Like many Americans, you may have put money into a 401(k), 403b, Roth IRA, or some other investment vehicle with the hope of one day enjoying your retirement. But just saving money for a later date isn't enough. Determining whether or not your plan will allow you a comfortable retirement requires a critical look at several important variables.
Consider Life Expectancy
It's important to select a realistic life expectancy based upon gender, age, and family history. You will want to be conservative on the estimated years you will spend in retirement. This is because no one knows for sure how long he or she will live, and it's much better for your money to outlast you than for you to outlive your money. With life expectancies constantly increasing, it's possible that you will spend more years in retirement than you will be working.
Account for Rising Costs
The government's official measure of inflation, the Consumer Price Index, shows low to moderate inflation now and going forward. But if you ask a current retiree, they will give you a much different story. Retirees spend a large portion of their income on food, energy, and health care.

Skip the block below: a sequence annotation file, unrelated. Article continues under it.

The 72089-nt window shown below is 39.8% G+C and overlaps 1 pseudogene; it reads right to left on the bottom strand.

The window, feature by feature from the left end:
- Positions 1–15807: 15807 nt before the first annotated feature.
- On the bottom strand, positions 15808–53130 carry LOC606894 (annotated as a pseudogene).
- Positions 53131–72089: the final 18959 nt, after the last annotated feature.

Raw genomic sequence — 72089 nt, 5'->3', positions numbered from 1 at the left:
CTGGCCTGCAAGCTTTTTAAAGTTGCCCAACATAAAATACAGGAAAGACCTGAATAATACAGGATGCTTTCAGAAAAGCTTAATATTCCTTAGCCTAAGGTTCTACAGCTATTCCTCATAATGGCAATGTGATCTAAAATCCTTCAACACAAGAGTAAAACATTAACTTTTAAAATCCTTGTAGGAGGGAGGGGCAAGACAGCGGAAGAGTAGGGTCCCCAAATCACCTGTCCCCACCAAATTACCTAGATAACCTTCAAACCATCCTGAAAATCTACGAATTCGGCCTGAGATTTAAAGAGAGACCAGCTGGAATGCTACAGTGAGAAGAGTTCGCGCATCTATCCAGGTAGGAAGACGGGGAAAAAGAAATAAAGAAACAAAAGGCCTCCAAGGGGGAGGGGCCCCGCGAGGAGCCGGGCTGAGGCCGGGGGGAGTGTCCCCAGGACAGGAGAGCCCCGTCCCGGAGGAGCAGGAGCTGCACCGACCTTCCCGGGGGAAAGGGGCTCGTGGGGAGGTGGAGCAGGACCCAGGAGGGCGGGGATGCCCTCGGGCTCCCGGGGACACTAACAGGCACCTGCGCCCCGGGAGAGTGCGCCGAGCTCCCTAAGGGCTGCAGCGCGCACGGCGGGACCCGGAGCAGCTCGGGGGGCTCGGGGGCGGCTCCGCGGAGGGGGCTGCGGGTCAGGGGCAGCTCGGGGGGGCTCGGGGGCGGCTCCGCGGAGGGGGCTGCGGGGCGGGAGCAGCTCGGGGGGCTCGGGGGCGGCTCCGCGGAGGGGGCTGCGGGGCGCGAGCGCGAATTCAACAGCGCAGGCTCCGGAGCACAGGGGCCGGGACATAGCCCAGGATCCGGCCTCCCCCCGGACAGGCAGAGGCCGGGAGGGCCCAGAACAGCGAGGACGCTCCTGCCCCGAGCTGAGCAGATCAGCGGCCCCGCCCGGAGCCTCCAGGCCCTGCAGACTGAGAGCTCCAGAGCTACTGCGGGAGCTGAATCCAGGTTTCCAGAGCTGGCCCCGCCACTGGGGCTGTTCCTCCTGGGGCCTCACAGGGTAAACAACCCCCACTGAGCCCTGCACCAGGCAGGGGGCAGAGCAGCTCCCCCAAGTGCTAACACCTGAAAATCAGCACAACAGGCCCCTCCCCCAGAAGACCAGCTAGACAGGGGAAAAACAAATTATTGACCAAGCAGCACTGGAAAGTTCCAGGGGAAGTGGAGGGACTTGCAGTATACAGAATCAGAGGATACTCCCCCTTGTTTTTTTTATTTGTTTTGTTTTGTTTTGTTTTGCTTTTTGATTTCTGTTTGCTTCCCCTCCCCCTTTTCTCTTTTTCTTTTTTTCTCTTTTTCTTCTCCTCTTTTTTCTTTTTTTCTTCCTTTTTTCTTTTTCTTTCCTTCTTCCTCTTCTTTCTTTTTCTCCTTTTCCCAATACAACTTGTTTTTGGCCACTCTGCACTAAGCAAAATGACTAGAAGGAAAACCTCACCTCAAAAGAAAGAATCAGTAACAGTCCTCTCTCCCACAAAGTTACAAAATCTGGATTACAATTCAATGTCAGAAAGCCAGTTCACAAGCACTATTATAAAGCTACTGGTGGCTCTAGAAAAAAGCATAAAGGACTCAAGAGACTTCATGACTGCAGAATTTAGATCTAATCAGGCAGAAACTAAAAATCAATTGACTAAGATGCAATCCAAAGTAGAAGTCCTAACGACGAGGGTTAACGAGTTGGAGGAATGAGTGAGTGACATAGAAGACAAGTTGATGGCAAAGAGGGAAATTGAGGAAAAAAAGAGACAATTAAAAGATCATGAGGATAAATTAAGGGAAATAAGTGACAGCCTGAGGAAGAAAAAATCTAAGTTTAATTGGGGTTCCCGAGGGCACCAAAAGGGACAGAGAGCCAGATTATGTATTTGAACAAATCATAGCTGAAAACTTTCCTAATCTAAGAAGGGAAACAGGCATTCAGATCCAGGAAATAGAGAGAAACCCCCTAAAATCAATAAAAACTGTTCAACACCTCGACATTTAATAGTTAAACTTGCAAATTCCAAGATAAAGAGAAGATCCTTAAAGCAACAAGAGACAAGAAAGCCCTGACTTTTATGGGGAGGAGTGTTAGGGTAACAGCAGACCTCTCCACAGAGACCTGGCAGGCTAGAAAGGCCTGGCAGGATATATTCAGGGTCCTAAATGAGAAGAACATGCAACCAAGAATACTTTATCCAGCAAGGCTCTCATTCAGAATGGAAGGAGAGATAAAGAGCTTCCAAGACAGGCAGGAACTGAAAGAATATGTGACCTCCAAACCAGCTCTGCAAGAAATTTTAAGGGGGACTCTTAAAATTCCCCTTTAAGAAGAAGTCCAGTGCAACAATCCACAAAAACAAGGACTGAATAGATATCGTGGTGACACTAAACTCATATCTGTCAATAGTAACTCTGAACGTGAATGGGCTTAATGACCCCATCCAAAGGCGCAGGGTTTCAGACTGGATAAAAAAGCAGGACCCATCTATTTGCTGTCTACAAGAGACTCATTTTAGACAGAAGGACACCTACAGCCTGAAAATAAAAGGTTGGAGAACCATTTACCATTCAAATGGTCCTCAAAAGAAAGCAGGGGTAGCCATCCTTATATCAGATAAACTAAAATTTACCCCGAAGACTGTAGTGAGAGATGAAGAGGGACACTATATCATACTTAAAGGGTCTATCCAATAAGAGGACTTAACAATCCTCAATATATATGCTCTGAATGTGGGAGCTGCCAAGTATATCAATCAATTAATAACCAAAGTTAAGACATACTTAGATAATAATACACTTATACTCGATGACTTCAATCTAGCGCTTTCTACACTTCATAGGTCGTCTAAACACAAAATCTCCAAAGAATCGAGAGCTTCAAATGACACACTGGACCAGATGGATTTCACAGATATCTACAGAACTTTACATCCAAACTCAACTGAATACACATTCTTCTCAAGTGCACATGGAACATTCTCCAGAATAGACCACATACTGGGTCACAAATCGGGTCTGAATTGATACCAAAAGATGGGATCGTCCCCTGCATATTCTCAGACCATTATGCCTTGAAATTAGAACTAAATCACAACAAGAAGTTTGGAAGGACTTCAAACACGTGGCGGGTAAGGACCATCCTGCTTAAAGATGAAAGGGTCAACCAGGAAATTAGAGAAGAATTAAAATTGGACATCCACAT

Health Care Considerations
Health problems and health care premiums increase with age with industry experts predict that medical costs will rise around 15 percent annually.
The Wall Street Journal states, “A couple turning 65 has a 75-percent chance that one of them will need long-term care.” At an average monthly cost of a nursing home in Ohio running $6,000 per month, planning ahead for this reality is a very important aspect of any successful retirement plan.
Determine Retirement Date
Assess your current financial position and consider retiring later than previously expected, or taking on a part-time job if needed, the longer you work, the more time you will have to continue saving for retirement.
Find out when you will be eligible to start receiving your various retirement income sources like pension, social security, and retirement account withdrawals.